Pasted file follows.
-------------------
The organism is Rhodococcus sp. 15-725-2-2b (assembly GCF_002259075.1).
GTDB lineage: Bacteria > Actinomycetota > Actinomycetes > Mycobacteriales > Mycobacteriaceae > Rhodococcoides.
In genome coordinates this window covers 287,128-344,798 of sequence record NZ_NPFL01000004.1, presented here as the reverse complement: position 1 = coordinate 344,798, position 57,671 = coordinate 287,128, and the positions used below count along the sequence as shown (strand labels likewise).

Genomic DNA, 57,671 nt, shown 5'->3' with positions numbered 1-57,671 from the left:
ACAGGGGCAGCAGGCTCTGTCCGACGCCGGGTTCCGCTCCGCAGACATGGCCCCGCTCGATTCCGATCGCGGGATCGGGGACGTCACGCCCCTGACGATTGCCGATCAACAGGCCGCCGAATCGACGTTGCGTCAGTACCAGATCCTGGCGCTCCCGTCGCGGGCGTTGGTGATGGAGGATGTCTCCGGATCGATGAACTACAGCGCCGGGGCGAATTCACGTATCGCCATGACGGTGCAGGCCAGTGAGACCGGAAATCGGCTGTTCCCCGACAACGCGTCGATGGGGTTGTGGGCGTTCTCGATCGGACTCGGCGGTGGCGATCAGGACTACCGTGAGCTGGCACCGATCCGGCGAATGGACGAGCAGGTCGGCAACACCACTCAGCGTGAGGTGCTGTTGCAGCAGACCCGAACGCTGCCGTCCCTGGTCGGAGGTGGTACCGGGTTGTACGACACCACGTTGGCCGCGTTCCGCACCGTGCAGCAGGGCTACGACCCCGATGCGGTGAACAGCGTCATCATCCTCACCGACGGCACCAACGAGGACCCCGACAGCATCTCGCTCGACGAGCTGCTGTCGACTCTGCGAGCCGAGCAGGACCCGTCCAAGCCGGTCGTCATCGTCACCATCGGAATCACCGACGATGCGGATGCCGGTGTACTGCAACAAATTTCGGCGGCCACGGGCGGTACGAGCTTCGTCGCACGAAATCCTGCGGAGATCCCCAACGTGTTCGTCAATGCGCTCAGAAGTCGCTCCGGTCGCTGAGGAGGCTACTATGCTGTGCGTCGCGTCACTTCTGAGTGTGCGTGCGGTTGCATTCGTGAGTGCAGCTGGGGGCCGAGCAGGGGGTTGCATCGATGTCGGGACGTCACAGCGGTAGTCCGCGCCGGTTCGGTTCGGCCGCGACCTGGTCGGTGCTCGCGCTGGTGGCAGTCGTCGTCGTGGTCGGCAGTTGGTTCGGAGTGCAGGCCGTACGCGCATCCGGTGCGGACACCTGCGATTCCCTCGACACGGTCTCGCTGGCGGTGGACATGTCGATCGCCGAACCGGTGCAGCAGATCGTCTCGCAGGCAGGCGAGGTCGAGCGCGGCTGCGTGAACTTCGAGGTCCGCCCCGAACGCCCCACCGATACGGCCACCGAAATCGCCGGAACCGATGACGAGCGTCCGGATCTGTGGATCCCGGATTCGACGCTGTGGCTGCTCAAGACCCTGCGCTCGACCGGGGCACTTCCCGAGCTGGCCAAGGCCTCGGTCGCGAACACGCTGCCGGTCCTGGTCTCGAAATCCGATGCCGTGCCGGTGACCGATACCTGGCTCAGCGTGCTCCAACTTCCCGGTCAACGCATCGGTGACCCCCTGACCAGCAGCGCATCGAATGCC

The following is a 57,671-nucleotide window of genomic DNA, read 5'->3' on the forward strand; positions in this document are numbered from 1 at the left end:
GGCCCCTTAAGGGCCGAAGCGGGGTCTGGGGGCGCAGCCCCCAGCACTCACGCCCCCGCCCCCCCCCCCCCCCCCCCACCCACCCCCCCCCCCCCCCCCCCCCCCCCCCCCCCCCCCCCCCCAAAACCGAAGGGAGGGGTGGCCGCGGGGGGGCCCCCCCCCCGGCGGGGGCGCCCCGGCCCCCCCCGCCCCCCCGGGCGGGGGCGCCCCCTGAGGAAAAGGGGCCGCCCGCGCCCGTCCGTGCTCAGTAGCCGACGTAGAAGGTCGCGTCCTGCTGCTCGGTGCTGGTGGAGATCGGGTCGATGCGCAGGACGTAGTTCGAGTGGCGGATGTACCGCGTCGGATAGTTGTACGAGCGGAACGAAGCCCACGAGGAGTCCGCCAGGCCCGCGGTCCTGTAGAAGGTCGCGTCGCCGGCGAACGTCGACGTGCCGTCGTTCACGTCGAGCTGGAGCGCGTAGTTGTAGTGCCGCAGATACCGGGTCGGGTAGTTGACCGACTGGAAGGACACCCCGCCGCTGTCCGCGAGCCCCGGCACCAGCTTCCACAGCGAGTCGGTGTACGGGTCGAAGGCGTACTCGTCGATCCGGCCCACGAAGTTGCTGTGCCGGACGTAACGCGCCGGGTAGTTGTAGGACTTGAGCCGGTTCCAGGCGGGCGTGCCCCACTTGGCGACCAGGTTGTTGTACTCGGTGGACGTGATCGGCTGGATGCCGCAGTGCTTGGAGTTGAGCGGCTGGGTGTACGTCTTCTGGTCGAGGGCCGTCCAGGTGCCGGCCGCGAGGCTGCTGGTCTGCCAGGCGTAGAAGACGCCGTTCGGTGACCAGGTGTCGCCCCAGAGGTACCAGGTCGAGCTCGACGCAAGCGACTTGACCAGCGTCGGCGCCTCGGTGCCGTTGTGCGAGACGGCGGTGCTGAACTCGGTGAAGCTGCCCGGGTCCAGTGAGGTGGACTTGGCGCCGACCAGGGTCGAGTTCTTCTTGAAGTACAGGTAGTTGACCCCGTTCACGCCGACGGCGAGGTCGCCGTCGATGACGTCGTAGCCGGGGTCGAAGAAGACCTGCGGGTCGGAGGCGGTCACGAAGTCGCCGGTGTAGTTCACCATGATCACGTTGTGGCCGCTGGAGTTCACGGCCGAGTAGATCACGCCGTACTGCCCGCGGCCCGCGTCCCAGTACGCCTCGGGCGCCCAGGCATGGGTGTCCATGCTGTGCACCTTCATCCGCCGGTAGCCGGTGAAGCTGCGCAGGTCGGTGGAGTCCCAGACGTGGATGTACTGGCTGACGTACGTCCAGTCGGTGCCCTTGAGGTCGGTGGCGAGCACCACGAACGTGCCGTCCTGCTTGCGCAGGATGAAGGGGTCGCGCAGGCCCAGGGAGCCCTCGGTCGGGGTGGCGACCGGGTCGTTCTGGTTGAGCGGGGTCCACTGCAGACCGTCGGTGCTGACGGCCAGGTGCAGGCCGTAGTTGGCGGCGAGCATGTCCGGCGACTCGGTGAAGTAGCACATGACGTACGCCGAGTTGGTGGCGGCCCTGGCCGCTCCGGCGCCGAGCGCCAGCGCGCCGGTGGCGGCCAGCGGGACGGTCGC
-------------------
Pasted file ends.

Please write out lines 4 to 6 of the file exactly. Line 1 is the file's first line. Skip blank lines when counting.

Genomic DNA, 57,671 nt, shown 5'->3' with positions numbered 1-57,671 from the left:
ACAGGGGCAGCAGGCTCTGTCCGACGCCGGGTTCCGCTCCGCAGACATGGCCCCGCTCGATTCCGATCGCGGGATCGGGGACGTCACGCCCCTGACGATTGCCGATCAACAGGCCGCCGAATCGACGTTGCGTCAGTACCAGATCCTGGCGCTCCCGTCGCGGGCGTTGGTGATGGAGGATGTCTCCGGATCGATGAACTACAGCGCCGGGGCGAATTCACGTATCGCCATGACGGTGCAGGCCAGTGAGACCGGAAATCGGCTGTTCCCCGACAACGCGTCGATGGGGTTGTGGGCGTTCTCGATCGGACTCGGCGGTGGCGATCAGGACTACCGTGAGCTGGCACCGATCCGGCGAATGGACGAGCAGGTCGGCAACACCACTCAGCGTGAGGTGCTGTTGCAGCAGACCCGAACGCTGCCGTCCCTGGTCGGAGGTGGTACCGGGTTGTACGACACCACGTTGGCCGCGTTCCGCACCGTGCAGCAGGGCTACGACCCCGATGCGGTGAACAGCGTCATCATCCTCACCGACGGCACCAACGAGGACCCCGACAGCATCTCGCTCGACGAGCTGCTGTCGACTCTGCGAGCCGAGCAGGACCCGTCCAAGCCGGTCGTCATCGTCACCATCGGAATCACCGACGATGCGGATGCCGGTGTACTGCAACAAATTTCGGCGGCCACGGGCGGTACGAGCTTCGTCGCACGAAATCCTGCGGAGATCCCCAACGTGTTCGTCAATGCGCTCAGAAGTCGCTCCGGTCGCTGAGGAGGCTACTATGCTGTGCGTCGCGTCACTTCTGAGTGTGCGTGCGGTTGCATTCGTGAGTGCAGCTGGGGGCCGAGCAGGGGGTTGCATCGATGTCGGGACGTCACAGCGGTAGTCCGCGCCGGTTCGGTTCGGCCGCGACCTGGTCGGTGCTCGCGCTGGTGGCAGTCGTCGTCGTGGTCGGCAGTTGGTTCGGAGTGCAGGCCGTACGCGCATCCGGTGCGGACACCTGCGATTCCCTCGACACGGTCTCGCTGGCGGTGGACATGTCGATCGCCGAACCGGTGCAGCAGATCGTCTCGCAGGCAGGCGAGGTCGAGCGCGGCTGCGTGAACTTCGAGGTCCGCCCCGAACGCCCCACCGATACGGCCACCGAAATCGCCGGAACCGATGACGAGCGTCCGGATCTGTGGATCCCGGATTCGACGCTGTGGCTGCTCAAGACCCTGCGCTCGACCGGGGCACTTCCCGAGCTGGCCAAGGCCTCGGTCGCGAACACGCTGCCGGTCCTGGTCTCGAAATCCGATGCCGTGCCGGTGACCGATACCTGGCTCAGCGTGCTCCAACTTCCCGGTCAACGCATCGGTGACCCCCTGACCAGCAGCGCATCGAATGCC

The following is a 57,671-nucleotide window of genomic DNA, read 5'->3' on the forward strand; positions in this document are numbered from 1 at the left end: